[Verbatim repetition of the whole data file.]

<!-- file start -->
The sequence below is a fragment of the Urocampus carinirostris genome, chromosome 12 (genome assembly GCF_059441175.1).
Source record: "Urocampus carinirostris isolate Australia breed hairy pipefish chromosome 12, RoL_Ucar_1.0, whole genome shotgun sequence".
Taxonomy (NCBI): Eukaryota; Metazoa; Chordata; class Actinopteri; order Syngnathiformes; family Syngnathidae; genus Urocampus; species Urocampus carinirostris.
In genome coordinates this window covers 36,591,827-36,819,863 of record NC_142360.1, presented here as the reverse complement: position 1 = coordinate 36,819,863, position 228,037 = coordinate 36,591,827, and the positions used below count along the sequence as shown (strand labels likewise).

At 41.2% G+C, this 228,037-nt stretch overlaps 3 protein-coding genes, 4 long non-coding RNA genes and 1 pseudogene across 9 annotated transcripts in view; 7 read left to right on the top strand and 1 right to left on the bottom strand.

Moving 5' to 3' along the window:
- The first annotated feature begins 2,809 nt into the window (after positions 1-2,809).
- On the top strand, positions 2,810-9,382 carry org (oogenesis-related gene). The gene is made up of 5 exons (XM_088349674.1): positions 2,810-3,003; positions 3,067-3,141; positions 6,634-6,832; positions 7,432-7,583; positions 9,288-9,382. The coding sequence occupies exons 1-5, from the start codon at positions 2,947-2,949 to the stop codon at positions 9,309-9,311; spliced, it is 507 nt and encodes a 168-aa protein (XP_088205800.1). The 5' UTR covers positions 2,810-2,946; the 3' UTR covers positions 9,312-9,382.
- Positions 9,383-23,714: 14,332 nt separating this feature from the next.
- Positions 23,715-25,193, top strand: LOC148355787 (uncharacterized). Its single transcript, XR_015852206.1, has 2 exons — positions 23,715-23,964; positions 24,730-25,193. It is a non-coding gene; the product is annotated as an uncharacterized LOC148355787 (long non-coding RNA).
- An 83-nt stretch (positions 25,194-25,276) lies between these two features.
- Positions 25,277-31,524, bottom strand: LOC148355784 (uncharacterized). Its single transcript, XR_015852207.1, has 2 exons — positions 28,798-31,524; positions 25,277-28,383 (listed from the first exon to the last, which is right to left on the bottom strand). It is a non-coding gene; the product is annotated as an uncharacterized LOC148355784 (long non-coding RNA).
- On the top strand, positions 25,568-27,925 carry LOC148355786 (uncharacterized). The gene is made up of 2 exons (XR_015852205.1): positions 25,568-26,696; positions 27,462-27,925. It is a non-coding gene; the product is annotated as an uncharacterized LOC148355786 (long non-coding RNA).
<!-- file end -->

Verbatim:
The sequence below is a fragment of the Urocampus carinirostris genome, chromosome 12 (genome assembly GCF_059441175.1).
Source record: "Urocampus carinirostris isolate Australia breed hairy pipefish chromosome 12, RoL_Ucar_1.0, whole genome shotgun sequence".
Taxonomy (NCBI): Eukaryota; Metazoa; Chordata; class Actinopteri; order Syngnathiformes; family Syngnathidae; genus Urocampus; species Urocampus carinirostris.
In genome coordinates this window covers 36,591,827-36,819,863 of record NC_142360.1, presented here as the reverse complement: position 1 = coordinate 36,819,863, position 228,037 = coordinate 36,591,827, and the positions used below count along the sequence as shown (strand labels likewise).

At 41.2% G+C, this 228,037-nt stretch overlaps 3 protein-coding genes, 4 long non-coding RNA genes and 1 pseudogene across 9 annotated transcripts in view; 7 read left to right on the top strand and 1 right to left on the bottom strand.

Moving 5' to 3' along the window:
- The first annotated feature begins 2,809 nt into the window (after positions 1-2,809).
- On the top strand, positions 2,810-9,382 carry org (oogenesis-related gene). The gene is made up of 5 exons (XM_088349674.1): positions 2,810-3,003; positions 3,067-3,141; positions 6,634-6,832; positions 7,432-7,583; positions 9,288-9,382. The coding sequence occupies exons 1-5, from the start codon at positions 2,947-2,949 to the stop codon at positions 9,309-9,311; spliced, it is 507 nt and encodes a 168-aa protein (XP_088205800.1). The 5' UTR covers positions 2,810-2,946; the 3' UTR covers positions 9,312-9,382.
- Positions 9,383-23,714: 14,332 nt separating this feature from the next.
- Positions 23,715-25,193, top strand: LOC148355787 (uncharacterized). Its single transcript, XR_015852206.1, has 2 exons — positions 23,715-23,964; positions 24,730-25,193. It is a non-coding gene; the product is annotated as an uncharacterized LOC148355787 (long non-coding RNA).
- An 83-nt stretch (positions 25,194-25,276) lies between these two features.
- Positions 25,277-31,524, bottom strand: LOC148355784 (uncharacterized). Its single transcript, XR_015852207.1, has 2 exons — positions 28,798-31,524; positions 25,277-28,383 (listed from the first exon to the last, which is right to left on the bottom strand). It is a non-coding gene; the product is annotated as an uncharacterized LOC148355784 (long non-coding RNA).
- On the top strand, positions 25,568-27,925 carry LOC148355786 (uncharacterized). The gene is made up of 2 exons (XR_015852205.1): positions 25,568-26,696; positions 27,462-27,925. It is a non-coding gene; the product is annotated as an uncharacterized LOC148355786 (long non-coding RNA).